Enhancing Planning-Based Adaptation Middleware with Support for Dependability: a Case Study by Romain Rouvoy( )

1 edition published in 2008 in English and held by 2 WorldCat member libraries worldwide

Monitoring energy hotspots in software Energy profiling of software code by Adel Noureddine( )

1 edition published in 2014 in English and held by 2 WorldCat member libraries worldwide

Traçage versus sécurité : explorer les deux facettes des empreintes de navigateurs by Antoine Vastel( )

1 edition published in 2019 in English and held by 1 WorldCat member library worldwide

Nowadays, a wide range of devices can browse the web, ranging from smartphones, desktop computers, to connected TVs. To increase their browsing experience, users also customize settings in their browser, such as displaying the bookmark bar or their preferred languages. Customization and the diversity of devices are at the root of browser fingerprinting. Indeed, to manage this diversity, websites can access attributes about the device using JavaScript APIs, without asking for user consent. The combination of such attributes is called a browser fingerprint and has been shown to be highly unique, making of fingerprinting a suitable tracking technique. Its stateless nature makes it also suitable for enhancing authentication or detecting bots. In this thesis, I report three contributions to the browser fingerprinting field:1. I collect 122K fingerprints from 2,346 browsers and study their stability over more than 2 years. I show that, despite frequent changes in the fingerprints, a significant fraction of browsers can be tracked over a long period of time;2. I design a test suite to evaluate fingerprinting countermeasures. I apply our test suite to 7 countermeasures, some of them claiming to generate consistent fingerprints, and show that all of them can be identified, which can make their users more identifiable;3. I explore the use of browser fingerprinting for crawler detection. I measure its use in the wild, as well as the main detection techniques. Since fingerprints are collected on the client-side, I also evaluate its resilience against an adversarial crawler developer that tries to modify its crawler fingerprints to bypass security checks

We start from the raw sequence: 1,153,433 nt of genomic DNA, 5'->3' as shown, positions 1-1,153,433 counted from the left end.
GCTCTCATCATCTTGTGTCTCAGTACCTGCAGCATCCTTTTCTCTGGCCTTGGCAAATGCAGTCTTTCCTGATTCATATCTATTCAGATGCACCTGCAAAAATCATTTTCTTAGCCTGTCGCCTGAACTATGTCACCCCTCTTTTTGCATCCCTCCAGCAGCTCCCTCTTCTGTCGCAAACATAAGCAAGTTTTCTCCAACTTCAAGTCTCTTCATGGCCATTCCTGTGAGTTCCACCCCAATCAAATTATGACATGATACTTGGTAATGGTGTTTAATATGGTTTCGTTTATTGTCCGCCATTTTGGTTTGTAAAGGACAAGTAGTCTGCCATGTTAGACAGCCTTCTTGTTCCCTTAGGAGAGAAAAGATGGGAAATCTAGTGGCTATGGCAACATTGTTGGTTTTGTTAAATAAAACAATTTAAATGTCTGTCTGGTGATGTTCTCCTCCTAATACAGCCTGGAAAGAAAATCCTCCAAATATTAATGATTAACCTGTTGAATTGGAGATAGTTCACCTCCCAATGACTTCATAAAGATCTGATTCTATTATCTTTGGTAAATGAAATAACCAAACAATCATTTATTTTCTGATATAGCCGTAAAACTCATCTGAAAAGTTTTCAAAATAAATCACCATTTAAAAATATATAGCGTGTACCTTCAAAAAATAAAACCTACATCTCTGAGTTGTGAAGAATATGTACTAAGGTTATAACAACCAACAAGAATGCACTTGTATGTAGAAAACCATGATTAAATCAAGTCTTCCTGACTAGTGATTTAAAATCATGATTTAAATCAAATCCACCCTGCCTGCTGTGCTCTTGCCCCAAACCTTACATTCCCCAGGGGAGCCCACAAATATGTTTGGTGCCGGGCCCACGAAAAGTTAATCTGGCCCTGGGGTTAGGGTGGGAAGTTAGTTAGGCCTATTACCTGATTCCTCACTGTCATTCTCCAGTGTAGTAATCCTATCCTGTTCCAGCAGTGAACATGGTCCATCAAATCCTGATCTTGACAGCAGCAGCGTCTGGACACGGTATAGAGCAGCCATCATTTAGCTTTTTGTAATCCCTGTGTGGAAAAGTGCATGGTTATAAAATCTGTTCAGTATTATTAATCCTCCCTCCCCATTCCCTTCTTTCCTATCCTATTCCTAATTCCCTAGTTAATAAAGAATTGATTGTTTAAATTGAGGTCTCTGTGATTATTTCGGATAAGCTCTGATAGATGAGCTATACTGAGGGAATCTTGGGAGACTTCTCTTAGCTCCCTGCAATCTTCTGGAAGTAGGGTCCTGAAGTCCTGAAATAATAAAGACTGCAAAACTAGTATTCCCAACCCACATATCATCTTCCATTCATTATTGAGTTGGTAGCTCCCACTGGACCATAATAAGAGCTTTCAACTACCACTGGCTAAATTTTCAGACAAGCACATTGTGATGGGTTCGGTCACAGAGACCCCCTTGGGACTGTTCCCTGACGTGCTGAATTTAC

Leveraging browser fingerprinting to strengthen web authentication by Antonin Durey( )

1 edition published in 2022 in English and held by 1 WorldCat member library worldwide

Security on the Web is a major concern for any user, and authentication solutions, such as multi-factor authentication, negatively impact the user experience and add cost andcomplexity that may prevent them from being more accepted by users and more largelydeployed. Browser fingerprinting is a stateless and permission-less technique thatcollects information about the user's device, OS, browser and configuration to form anidentifier. While it has mainly been studied from a tracking perspective, its propertiesmake it interesting for security, and more specifically, for Web authentication.In this thesis, I provide 3 main contributions:• I manually browse 1, 485 pages on 446 websites and measure fingerprint collectionon sensitive pages of websites, such as sign-up and sign-in pages. I evaluate theresilience of these websites against 2 types of attack, stolen credentials and cookiehijacking, and show that fingerprinting, despite its potential, is barely used toprotect against these attacks.• I collect fingerprints in a controlled environment to precisely measure the attributesthat offer interesting uniqueness and stability properties. I use this knowledgeto design and implement a fingerprints linking algorithm for Web authenticationand evaluate it on a dataset of 952, 828 fingerprints collected from 64, 235 browserinstances, and show the algorithm is reliable and relevant to link fingerprints.• I design and implement an authentication scheme that strengthens web authen-tication by using browser fingerprinting. I evaluate the scheme on a centralizedauthentication server with 82 users. I demonstrate that browser fingerprintingstrengthens Web authentication while having a minimal impact on the user experience.With these contributions, I argue that browser fingerprinting improves web authenti-cation and conclude this manuscript by providing short-term and long-term perspectivesto improve this work